6

Really this is several questions. Launch abort, and landing abort/recovery questions. Launch abort, there is not yet a lot of good answers, and may have to wait for future information. Landing abort we know they intend to land on at least 3 engines, which they changed from 2 to 3 in the various iterations. This is designed to allow engine out on landing. ...


3

Your question is based on a misunderstanding- the External Tank propellant tanks did in fact have relief valves. The 02 valve relieved at 24 psid and the H2 valve relieved at 36 psid. From the 1982 Press Manual, pages 92-95 GremlinWrangler's comment about the inadvisability of venting hydrogen is well founded - see Flight Rule A5-154 whose rationale ...


3

Using Super Dracos, yes. Musk quotes from the thread: Dragon 2 was designed to land using thrusters, with parachutes as backup. Switched to chutes as primary, due to difficulty of proving safety, but Dragon can still do it. https://t.co/Mr7VFIQwWf ... For cargo missions, propulsive land landing should be no problem. Doesn’t have same safety ...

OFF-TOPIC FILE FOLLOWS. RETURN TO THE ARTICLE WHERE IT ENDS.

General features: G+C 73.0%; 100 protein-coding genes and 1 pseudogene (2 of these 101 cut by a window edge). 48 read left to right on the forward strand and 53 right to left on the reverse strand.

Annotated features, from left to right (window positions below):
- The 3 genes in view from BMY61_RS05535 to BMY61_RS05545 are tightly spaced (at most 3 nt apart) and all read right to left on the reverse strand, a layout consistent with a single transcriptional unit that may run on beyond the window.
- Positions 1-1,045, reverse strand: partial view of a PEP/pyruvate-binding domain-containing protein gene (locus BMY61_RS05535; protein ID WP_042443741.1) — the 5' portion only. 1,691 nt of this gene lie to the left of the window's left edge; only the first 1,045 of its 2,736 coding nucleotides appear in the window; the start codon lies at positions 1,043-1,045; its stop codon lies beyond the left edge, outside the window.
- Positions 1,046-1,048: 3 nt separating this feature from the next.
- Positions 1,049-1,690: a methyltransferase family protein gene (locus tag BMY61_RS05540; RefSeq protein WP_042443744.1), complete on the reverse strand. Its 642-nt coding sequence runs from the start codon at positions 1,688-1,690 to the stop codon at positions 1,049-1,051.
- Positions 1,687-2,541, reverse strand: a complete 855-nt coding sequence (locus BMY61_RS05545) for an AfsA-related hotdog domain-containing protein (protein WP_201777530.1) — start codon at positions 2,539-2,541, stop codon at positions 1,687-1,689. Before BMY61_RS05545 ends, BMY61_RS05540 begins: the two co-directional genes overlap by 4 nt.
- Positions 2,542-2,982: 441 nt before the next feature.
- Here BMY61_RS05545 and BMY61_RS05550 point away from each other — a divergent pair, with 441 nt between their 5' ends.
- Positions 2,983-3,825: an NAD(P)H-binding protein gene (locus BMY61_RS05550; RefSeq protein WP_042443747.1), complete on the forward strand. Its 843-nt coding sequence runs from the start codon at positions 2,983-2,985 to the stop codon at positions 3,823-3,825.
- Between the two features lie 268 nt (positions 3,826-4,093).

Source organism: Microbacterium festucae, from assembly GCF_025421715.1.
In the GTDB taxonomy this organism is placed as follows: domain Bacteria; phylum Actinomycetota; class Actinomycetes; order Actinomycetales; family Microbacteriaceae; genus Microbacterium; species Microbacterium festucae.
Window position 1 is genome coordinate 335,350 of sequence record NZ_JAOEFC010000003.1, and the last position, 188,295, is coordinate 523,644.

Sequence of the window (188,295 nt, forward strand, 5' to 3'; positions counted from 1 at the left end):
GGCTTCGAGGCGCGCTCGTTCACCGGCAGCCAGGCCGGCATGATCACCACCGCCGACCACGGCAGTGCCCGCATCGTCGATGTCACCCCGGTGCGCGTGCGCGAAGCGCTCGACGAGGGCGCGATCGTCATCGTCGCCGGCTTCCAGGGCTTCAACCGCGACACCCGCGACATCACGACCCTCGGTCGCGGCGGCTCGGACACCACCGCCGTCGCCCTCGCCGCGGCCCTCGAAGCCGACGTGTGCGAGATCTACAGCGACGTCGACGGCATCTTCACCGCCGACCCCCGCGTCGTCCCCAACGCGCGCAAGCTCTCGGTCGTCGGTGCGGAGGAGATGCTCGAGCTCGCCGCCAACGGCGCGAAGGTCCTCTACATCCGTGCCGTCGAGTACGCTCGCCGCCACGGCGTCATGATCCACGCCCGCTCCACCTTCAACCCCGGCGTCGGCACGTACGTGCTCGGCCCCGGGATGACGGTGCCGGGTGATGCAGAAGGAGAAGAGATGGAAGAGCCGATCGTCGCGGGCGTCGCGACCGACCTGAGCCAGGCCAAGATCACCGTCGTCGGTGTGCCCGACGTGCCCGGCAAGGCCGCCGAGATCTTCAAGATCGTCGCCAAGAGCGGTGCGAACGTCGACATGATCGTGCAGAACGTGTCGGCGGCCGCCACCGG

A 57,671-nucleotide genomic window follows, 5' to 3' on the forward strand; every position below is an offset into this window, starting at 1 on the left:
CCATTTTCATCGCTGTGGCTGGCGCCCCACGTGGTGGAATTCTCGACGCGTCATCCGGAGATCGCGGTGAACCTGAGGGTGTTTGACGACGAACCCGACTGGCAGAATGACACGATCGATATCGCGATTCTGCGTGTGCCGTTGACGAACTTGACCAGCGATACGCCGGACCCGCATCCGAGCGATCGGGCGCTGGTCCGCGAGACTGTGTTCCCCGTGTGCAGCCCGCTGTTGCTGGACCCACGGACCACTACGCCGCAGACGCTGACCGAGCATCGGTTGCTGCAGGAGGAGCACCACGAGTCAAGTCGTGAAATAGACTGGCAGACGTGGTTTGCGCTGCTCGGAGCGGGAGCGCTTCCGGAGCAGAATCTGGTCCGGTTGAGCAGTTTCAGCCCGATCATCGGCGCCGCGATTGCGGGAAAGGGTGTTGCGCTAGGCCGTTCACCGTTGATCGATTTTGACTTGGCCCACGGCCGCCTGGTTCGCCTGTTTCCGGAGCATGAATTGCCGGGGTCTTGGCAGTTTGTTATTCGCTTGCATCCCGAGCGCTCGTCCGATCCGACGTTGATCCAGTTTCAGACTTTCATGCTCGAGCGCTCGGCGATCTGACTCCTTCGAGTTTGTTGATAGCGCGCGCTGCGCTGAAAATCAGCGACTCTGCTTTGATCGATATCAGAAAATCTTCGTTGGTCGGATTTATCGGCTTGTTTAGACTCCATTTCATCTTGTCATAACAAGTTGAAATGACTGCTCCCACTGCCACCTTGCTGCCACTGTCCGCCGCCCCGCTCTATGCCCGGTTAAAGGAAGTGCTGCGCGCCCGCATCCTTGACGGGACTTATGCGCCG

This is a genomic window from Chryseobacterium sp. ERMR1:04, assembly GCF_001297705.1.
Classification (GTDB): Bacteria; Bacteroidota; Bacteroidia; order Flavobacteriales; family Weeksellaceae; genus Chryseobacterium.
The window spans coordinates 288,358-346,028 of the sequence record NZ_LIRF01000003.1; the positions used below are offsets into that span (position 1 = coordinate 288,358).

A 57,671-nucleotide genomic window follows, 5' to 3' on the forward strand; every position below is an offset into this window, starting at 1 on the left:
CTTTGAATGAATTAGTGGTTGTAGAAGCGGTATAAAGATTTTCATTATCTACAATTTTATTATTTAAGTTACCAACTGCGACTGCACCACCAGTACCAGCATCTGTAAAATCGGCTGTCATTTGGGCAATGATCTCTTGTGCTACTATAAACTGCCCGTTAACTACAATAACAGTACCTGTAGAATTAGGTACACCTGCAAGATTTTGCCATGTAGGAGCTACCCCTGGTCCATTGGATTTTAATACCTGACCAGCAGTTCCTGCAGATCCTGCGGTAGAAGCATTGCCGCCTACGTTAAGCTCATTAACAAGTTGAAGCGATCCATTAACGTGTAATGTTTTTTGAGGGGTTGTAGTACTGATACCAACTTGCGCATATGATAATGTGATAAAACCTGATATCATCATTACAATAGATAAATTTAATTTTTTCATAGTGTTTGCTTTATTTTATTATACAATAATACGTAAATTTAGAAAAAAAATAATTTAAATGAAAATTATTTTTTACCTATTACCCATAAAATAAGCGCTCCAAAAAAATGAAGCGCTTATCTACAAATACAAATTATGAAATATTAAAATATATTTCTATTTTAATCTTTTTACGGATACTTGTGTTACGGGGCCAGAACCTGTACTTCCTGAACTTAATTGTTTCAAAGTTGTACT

2

I can't place when he said this, but I remember, Musk was asked about this in some interview. He said it could land propulsivly, but it would be a hard landing because the landing gear that was originally planned is not there. He did not indicate if they had programmed that option into the return sequence. It sounded to me like a theoretical answer. ...


1

The parachutes and the heat shield were already tested with the EFT-1 launch, in 2014, with a real capsule!


1

Because a massive Saturn V (or even a Saturn IB) can't tumble 260 °/s like a Little Joe can. Even if it could, the abort system is triggered at 20 °/s: Within 2.5 seconds after lift-off, a launch vehicle malfunction caused the vehicle to go out of control. The resulting roll rate caused the launch vehicle to break up before second-stage ignition,...